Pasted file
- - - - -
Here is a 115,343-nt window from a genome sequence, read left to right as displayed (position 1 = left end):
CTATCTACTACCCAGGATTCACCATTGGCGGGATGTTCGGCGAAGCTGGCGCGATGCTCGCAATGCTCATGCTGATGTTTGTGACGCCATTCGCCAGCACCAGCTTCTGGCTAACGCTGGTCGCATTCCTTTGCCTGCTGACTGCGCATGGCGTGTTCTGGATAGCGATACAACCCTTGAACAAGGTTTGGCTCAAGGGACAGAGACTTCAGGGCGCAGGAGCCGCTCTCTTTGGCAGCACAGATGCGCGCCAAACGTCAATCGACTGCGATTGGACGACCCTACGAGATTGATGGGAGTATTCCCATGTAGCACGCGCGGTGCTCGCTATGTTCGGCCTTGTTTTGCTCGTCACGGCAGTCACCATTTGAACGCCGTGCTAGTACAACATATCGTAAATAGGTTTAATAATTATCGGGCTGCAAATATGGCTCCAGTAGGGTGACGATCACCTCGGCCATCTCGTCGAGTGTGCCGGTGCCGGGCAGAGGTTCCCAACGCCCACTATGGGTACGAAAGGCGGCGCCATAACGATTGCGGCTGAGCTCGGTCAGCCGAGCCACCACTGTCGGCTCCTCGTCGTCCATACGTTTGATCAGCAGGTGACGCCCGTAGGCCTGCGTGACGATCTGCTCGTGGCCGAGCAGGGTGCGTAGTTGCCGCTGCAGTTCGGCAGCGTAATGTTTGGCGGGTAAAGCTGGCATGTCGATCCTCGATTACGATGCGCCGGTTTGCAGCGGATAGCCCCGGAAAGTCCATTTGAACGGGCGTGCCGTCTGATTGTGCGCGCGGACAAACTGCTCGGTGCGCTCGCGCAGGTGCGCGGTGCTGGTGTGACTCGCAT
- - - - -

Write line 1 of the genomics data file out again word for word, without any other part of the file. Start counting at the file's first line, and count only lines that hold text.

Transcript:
Here is a 115,343-nt window from a genome sequence, read left to right as displayed (position 1 = left end):